As parents, it’s important for all of us to keep an eye out for our children and ensure the safety of the next generation. One way to easily do that is by limiting childhood exposure to toxins. In many cases, it’s as simple as safely storing household cleaners or putting child-proof locks on cabinet doors, but actions like these can have a lasting impact on overall health.
With that said, toxins like asbestos are harder to protect our children from and require us to be more aware of what’s going on inside our homes.
What Is Asbestos?
Asbestos is one such toxin, once widely used for generations but one that we know now has potentially fatal health ramifications. The fibrous material was widely used across both the industrial and consumer sectors due to its ability to resist heat and fire, but unbeknownst to those who came into constant contact with the toxin, it would later be determined a carcinogen.
Asbestos use peaked in the United States between 1930 and 1980, and the mineral could be found in many products, including ceiling and floor tiles, insulation, piping, cement, roofing, and brake pads. Although the mineral is considered safe when contained inside building materials and other items, it becomes harmful when disturbed or damaged, releasing microscopic fibers into the air.
While asbestos use is now strictly regulated in the United States, there still isn’t a complete ban, and the material is imported into the country by the tons. More than 8.2 million pounds of asbestos were imported to the United States between 2006 and 2014.
Asbestos Is the Only Known Cause of Mesothelioma
The United States needs to learn from the past and curtail asbestos use to safeguard the health of all Americans. The toxin is the only known cause of mesothelioma cancer, a rare and often deadly disease; there are approximately 2,500 mesothelioma related deaths in the U.S. each year. From 1999 to 2010, more than 31,000 Americans succumbed to the disease. The highest concentrations of mesothelioma deaths generally occur in port cities and “rust belt” states. California, Florida, Pennsylvania, New York, and Texas had the highest number of mesothelioma deaths between 2001 and 2010.
These fatalities are not expected to decrease anytime soon. Studies have found that in developed countries, the rate of death for malignant mesothelioma will increase by five to 10 percent per-year through 2020. In the U.S., it is also estimated that 20 million people will at some point develop mesothelioma.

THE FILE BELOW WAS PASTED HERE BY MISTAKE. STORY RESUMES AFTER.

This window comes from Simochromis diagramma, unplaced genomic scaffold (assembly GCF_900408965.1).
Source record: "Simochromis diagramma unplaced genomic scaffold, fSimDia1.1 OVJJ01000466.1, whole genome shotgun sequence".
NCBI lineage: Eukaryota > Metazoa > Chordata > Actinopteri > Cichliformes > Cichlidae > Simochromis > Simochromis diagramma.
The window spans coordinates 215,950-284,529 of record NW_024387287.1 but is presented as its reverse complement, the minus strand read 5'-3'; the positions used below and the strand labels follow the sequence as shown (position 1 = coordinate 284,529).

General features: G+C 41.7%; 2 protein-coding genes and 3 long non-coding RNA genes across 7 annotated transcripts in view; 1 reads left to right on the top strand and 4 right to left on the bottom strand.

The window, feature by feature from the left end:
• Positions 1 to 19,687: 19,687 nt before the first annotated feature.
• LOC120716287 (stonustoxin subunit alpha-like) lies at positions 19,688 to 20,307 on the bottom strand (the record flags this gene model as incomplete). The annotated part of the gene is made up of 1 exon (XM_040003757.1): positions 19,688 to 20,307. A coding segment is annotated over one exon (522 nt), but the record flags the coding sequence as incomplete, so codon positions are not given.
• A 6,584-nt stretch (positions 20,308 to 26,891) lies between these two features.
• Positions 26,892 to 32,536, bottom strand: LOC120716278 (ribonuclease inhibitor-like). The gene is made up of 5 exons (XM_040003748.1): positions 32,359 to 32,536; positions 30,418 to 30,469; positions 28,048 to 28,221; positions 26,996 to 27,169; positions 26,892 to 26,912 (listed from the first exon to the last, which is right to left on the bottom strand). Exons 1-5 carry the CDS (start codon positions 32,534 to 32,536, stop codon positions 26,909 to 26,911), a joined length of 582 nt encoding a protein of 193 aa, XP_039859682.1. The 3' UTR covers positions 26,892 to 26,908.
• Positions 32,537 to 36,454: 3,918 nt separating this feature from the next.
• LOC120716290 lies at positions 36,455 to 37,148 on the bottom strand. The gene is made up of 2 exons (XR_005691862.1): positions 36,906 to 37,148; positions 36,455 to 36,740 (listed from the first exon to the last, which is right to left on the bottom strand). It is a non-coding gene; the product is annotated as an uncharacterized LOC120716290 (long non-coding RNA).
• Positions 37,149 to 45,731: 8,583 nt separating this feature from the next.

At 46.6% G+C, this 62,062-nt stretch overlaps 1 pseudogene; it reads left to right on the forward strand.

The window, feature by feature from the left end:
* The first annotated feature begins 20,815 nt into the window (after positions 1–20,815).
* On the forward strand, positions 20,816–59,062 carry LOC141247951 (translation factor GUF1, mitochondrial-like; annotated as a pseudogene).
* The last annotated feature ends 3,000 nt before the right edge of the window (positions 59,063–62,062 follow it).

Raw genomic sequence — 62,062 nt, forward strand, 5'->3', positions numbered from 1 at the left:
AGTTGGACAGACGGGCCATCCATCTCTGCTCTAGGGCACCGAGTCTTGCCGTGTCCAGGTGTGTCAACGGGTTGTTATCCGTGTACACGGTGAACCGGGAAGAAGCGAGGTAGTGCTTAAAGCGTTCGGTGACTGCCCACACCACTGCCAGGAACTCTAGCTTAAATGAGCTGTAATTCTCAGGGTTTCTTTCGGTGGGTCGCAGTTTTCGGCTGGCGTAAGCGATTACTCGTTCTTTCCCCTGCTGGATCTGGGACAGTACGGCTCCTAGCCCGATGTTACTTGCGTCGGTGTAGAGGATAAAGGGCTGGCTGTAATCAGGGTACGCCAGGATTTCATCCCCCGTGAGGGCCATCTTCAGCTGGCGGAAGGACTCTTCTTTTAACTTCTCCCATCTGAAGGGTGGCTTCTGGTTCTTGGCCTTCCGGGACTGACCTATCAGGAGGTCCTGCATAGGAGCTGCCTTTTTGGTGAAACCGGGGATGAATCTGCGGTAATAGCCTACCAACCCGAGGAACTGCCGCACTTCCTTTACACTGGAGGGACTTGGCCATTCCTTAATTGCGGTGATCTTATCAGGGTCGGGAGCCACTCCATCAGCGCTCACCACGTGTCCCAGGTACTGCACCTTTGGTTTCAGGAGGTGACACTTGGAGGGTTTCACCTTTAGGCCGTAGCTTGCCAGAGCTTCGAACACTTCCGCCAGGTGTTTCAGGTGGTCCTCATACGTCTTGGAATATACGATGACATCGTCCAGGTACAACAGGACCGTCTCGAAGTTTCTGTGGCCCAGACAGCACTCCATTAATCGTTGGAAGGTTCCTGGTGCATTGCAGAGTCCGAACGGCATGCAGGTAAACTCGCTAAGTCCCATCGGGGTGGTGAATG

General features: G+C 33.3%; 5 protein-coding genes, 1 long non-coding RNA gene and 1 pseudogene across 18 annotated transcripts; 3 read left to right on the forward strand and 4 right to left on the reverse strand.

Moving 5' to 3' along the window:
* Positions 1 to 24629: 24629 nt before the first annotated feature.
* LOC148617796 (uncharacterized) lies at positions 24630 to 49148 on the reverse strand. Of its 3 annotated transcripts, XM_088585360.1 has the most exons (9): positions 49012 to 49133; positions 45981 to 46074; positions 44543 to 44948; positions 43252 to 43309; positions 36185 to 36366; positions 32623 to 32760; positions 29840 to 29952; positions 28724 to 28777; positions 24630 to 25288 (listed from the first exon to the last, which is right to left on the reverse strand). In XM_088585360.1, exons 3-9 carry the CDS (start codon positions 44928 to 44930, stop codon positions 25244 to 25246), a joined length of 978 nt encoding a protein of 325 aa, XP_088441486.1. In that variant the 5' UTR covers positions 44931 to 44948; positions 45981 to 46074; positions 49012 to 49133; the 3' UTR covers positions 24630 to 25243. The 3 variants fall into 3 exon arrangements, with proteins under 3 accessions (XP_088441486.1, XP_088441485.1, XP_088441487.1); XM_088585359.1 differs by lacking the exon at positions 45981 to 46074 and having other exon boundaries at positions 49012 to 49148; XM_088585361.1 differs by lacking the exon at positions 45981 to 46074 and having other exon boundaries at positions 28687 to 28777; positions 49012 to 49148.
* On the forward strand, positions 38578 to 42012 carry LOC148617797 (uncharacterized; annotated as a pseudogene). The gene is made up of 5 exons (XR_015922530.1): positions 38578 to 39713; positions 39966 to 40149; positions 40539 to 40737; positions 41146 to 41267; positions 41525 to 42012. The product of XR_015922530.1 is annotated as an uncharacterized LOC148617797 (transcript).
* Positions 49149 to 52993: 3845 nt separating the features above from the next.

Mesothelioma is no laughing matter. Life expectancy for patients is a short 12 to 21 months following diagnosis, and survival rates are very poor. There is also currently no cure for the disease. That alarmingly short life expectancy is partially caused by the mystery surrounding each mesothelioma type.
Different Types of Mesothelioma
There are three different forms of mesothelioma, and each comes with its own set of challenges. The cancer can develop in the lining of the lungs, heart, or abdominal cavity. Symptoms are specific to the location of the cancer, so peritoneal mesothelioma, which develops in the abdomen, presents itself as stomach pain, swelling, and weight loss.
The different telltale characteristics of mesothelioma are so varied, and often similar to more common illnesses, that the cancer is often misdiagnosed. An accurate mesothelioma diagnosis takes time for many patients, because most cases are not properly diagnosed until the disease has progressed into the third and fourth stages. At such a late stage, with no cures in sight, care options are limited.
Luckily, mesothelioma can be avoided through prevention. Awareness efforts and education are the safest ways to protect ourselves from a cancer that is almost completely preventable. If you live, work, or congregate in buildings constructed through the 1970s, do not hesitate to ask about the potential for asbestos exposure. If asbestos is present, do not attempt to remove the material yourself, instead call a certified asbestos abatement professional.
Global Asbestos Awareness Week starts April 1 and is the perfect opportunity to discuss potential toxins in your everyday life. One conversation could save your life.